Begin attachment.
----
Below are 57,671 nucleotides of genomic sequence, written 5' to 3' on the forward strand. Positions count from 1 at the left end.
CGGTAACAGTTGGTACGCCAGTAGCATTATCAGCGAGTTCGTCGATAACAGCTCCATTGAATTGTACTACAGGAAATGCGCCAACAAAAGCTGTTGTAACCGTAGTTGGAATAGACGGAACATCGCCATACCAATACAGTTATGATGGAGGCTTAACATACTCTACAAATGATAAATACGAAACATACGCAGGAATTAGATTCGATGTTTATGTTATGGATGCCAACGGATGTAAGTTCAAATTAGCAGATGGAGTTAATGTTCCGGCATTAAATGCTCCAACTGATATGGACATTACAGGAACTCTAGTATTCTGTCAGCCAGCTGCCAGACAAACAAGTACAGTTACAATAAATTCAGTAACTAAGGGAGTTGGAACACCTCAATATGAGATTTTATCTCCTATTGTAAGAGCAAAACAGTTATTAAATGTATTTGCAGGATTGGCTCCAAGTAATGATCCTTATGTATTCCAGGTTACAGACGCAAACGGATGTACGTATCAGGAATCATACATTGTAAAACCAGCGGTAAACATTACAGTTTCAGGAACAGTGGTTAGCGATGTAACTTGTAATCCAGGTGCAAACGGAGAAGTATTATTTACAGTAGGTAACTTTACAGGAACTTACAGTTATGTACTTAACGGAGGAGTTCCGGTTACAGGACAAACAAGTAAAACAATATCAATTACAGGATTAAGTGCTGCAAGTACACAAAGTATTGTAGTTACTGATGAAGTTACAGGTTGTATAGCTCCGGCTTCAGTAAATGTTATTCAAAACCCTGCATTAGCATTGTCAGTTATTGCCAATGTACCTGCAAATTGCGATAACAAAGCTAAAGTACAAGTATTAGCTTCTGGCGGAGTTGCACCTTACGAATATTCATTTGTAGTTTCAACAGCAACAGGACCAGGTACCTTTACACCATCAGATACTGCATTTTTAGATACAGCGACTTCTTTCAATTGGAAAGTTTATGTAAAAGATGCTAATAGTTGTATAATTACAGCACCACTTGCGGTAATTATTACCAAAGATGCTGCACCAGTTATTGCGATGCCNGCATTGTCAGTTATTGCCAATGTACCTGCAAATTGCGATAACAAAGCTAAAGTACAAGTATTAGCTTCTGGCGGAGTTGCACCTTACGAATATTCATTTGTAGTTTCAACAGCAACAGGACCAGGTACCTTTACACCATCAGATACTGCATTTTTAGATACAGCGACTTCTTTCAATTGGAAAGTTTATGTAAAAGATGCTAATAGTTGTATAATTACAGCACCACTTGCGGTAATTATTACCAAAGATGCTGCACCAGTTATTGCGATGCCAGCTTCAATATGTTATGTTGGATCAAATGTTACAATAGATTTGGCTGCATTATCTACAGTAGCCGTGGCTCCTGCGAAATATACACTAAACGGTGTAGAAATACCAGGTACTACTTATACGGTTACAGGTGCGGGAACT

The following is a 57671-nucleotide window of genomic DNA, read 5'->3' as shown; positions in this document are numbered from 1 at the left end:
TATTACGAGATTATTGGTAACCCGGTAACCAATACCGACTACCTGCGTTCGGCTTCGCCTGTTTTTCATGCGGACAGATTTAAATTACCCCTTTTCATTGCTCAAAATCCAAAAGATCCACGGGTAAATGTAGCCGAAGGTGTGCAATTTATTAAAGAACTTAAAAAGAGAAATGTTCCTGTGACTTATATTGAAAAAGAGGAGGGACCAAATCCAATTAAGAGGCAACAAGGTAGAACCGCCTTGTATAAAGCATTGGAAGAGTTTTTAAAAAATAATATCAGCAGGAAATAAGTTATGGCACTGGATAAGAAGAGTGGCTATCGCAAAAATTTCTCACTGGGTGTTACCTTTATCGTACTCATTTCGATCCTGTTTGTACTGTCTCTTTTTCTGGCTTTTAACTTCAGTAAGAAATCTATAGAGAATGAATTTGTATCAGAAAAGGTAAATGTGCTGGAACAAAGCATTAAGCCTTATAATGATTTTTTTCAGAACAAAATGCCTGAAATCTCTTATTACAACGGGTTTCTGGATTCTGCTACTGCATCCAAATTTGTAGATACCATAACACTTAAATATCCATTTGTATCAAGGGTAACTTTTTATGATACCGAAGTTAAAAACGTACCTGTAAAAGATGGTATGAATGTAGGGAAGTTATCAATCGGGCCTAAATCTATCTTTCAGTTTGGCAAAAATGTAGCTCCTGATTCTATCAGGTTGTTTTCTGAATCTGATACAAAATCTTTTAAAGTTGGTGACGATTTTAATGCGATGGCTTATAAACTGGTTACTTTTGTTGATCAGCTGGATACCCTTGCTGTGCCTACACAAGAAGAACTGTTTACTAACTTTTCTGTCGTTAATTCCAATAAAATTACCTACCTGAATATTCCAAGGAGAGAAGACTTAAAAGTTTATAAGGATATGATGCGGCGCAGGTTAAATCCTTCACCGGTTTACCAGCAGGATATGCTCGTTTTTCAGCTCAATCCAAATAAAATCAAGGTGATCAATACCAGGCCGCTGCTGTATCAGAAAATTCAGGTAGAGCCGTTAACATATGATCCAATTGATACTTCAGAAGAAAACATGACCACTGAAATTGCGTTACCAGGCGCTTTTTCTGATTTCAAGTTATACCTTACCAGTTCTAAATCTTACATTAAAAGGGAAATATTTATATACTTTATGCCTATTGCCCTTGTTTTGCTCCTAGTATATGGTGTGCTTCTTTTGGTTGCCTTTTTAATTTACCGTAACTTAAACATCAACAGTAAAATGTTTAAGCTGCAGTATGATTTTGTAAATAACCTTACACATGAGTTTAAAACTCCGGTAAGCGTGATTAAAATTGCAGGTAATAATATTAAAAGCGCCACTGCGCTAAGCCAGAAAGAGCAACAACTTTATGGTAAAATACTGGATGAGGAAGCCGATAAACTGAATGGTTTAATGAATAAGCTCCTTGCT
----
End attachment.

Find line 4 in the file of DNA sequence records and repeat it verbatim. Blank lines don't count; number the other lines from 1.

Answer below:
TATTACGAGATTATTGGTAACCCGGTAACCAATACCGACTACCTGCGTTCGGCTTCGCCTGTTTTTCATGCGGACAGATTTAAATTACCCCTTTTCATTGCTCAAAATCCAAAAGATCCACGGGTAAATGTAGCCGAAGGTGTGCAATTTATTAAAGAACTTAAAAAGAGAAATGTTCCTGTGACTTATATTGAAAAAGAGGAGGGACCAAATCCAATTAAGAGGCAACAAGGTAGAACCGCCTTGTATAAAGCATTGGAAGAGTTTTTAAAAAATAATATCAGCAGGAAATAAGTTATGGCACTGGATAAGAAGAGTGGCTATCGCAAAAATTTCTCACTGGGTGTTACCTTTATCGTACTCATTTCGATCCTGTTTGTACTGTCTCTTTTTCTGGCTTTTAACTTCAGTAAGAAATCTATAGAGAATGAATTTGTATCAGAAAAGGTAAATGTGCTGGAACAAAGCATTAAGCCTTATAATGATTTTTTTCAGAACAAAATGCCTGAAATCTCTTATTACAACGGGTTTCTGGATTCTGCTACTGCATCCAAATTTGTAGATACCATAACACTTAAATATCCATTTGTATCAAGGGTAACTTTTTATGATACCGAAGTTAAAAACGTACCTGTAAAAGATGGTATGAATGTAGGGAAGTTATCAATCGGGCCTAAATCTATCTTTCAGTTTGGCAAAAATGTAGCTCCTGATTCTATCAGGTTGTTTTCTGAATCTGATACAAAATCTTTTAAAGTTGGTGACGATTTTAATGCGATGGCTTATAAACTGGTTACTTTTGTTGATCAGCTGGATACCCTTGCTGTGCCTACACAAGAAGAACTGTTTACTAACTTTTCTGTCGTTAATTCCAATAAAATTACCTACCTGAATATTCCAAGGAGAGAAGACTTAAAAGTTTATAAGGATATGATGCGGCGCAGGTTAAATCCTTCACCGGTTTACCAGCAGGATATGCTCGTTTTTCAGCTCAATCCAAATAAAATCAAGGTGATCAATACCAGGCCGCTGCTGTATCAGAAAATTCAGGTAGAGCCGTTAACATATGATCCAATTGATACTTCAGAAGAAAACATGACCACTGAAATTGCGTTACCAGGCGCTTTTTCTGATTTCAAGTTATACCTTACCAGTTCTAAATCTTACATTAAAAGGGAAATATTTATATACTTTATGCCTATTGCCCTTGTTTTGCTCCTAGTATATGGTGTGCTTCTTTTGGTTGCCTTTTTAATTTACCGTAACTTAAACATCAACAGTAAAATGTTTAAGCTGCAGTATGATTTTGTAAATAACCTTACACATGAGTTTAAAACTCCGGTAAGCGTGATTAAAATTGCAGGTAATAATATTAAAAGCGCCACTGCGCTAAGCCAGAAAGAGCAACAACTTTATGGTAAAATACTGGATGAGGAAGCCGATAAACTGAATGGTTTAATGAATAAGCTCCTTGCT